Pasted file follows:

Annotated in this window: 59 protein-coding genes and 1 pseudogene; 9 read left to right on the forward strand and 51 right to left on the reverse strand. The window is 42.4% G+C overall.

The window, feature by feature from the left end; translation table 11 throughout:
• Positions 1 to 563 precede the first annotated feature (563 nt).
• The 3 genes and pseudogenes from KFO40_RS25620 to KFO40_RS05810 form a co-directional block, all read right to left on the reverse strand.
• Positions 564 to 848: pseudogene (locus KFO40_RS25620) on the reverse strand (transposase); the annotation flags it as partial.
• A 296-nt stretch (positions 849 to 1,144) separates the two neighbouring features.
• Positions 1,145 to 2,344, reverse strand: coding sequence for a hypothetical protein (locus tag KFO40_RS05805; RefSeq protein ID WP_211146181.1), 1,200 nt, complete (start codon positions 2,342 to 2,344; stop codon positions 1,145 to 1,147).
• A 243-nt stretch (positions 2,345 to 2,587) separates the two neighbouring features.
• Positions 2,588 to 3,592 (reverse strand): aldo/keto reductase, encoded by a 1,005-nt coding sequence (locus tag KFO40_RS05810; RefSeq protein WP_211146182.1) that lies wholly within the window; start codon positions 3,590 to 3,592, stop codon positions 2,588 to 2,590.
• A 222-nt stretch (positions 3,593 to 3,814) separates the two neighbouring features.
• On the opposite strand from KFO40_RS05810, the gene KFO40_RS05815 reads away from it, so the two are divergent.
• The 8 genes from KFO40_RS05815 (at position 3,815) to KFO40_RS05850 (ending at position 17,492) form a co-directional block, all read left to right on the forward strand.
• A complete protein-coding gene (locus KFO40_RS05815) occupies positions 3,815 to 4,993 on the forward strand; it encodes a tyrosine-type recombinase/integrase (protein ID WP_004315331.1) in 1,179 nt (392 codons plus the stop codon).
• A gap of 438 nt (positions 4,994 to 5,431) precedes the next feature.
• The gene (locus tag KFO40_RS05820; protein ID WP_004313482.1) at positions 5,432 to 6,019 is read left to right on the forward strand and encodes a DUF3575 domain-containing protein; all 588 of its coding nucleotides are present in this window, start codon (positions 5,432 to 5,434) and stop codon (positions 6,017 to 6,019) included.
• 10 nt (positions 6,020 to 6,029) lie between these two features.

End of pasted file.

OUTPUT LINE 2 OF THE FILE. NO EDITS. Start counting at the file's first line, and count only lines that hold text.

The window, feature by feature from the left end; translation table 11 throughout: